Interculturally it is very interesting. On a bike you meet all types of people, people you would zoom past on a freeway if you were in a car. It is great to hear and share stories with new friends. Sometimes we meet so many people that we need a few evenings off, to recover from all the kindness that we cannot return.

Emotionally, it is difficult in many ways. First of all, you spend 24/7 with each other. The weather and other travel conditions can break you if they are against you. There are steep hills, flat tires, cold nights. But there are also incredible landscapes, the nicest people, the downhills, the wind in your hair and the feeling of freedom that makes it worth so much.
In general, you just are much more alive than when sitting at home.



WE: Please share with us how you are supporting the environment through

HK: Of course cycling is the greenest way to travel, we want to promote sustainability in a broad sense. If we can cycle across 2 continents, maybe somebody else can cycle to the grocery store instead of taking the SUV?

We support Kiva, as they empower local entrepreneurs by offering microcredits. They do not just hand out money, but give the hardworking people an opportunity (all loans are being paid back). We will also help them out by making some portraits of Kiva lenders along the way.



WE: Do you constantly want to stop and take photos, or does the rhythm of cycling make you not want to stop? I am sure you've worked out a system...

HK: No system; I have many off-days, where my mind is too busy with other things and I do not take any photos. If that happens, the ones I shoot are uninspired and often deleted quickly. On other days, I sometimes stop every few minutes to take a photo. As Galen Rowell said: if it is good, shoot it, if it gets better, shoot it again!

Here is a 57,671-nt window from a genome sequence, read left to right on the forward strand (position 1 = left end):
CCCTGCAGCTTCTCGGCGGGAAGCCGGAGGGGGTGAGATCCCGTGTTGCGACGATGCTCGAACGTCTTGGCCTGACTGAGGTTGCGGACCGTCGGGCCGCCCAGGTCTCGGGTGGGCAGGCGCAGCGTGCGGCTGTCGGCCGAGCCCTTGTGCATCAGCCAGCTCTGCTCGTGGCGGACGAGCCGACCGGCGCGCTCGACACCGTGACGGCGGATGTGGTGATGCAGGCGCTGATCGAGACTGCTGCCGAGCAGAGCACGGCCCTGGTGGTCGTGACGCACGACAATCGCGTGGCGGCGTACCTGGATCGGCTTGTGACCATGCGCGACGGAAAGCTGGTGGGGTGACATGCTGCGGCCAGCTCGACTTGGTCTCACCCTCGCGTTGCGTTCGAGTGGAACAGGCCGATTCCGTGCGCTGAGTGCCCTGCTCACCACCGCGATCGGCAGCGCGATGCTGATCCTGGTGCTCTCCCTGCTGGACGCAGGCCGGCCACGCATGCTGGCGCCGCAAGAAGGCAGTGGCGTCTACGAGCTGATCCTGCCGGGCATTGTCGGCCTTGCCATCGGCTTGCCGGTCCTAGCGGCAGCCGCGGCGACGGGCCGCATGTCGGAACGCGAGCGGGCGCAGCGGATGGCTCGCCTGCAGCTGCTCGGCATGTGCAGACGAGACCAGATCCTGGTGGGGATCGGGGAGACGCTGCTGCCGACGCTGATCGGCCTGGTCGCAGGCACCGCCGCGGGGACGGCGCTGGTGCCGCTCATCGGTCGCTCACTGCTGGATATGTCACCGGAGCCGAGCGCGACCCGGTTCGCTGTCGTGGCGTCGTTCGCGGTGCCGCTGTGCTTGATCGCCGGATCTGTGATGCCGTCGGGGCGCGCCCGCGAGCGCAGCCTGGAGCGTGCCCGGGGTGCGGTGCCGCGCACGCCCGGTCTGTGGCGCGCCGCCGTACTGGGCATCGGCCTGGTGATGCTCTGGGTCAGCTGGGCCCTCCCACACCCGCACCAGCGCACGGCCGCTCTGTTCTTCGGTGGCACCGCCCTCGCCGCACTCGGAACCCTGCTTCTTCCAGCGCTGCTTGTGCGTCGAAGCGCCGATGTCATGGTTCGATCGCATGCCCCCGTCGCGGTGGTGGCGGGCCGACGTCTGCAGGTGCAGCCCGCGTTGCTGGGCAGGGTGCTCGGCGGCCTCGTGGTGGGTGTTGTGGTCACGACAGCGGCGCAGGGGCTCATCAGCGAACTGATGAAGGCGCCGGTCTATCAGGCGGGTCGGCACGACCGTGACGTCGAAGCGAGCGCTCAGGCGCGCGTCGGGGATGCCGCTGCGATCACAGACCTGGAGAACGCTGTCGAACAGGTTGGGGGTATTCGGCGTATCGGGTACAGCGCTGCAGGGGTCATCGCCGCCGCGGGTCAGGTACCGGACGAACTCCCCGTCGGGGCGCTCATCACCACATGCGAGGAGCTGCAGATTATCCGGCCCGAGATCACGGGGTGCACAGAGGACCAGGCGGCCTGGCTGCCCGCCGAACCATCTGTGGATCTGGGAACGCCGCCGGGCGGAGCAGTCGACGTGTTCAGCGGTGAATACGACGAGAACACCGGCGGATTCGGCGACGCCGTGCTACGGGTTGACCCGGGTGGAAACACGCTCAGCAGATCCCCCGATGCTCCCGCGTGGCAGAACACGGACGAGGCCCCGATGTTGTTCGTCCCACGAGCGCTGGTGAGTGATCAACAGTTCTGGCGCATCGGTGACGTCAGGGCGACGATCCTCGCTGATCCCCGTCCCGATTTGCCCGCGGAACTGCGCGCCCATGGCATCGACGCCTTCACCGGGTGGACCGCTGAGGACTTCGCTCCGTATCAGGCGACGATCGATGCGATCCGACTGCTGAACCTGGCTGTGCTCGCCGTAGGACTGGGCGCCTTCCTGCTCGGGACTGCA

It takes a while to open my bags and maybe get the best lens on for the shot, so I cannot make quick snapshots. I often cycle faster than Ivana, so I just wait for her at a spot where I want to make a photo as well.



WE: what do you hope to see and do, interculturally, on this journey?

HK: We hope to see, document, and share how people really live, not what the media wants us to believe. We hope to share our stories of previous trips with them, to teach a bit about the world they might never know otherwise.

Kluane Lake, Alaska

Shadow and Rainbow, Alaska




WE: Is there anything else you'd like to share with us?

HK: If you are a cyclist or planning on becoming one and want a free weblog, I opened up, where all cyclists can open up a free weblog (it will be called name dot
If you want to support us, you can visit our website. But the best way is to simply start riding! Save gas, the environment, money & your body. Why not?


WE: Thanks so much, Harry. Your journey is inspiring!

For more information, please see:


All photos courtesy and copyright of Harry Kikstra. All rights reserved.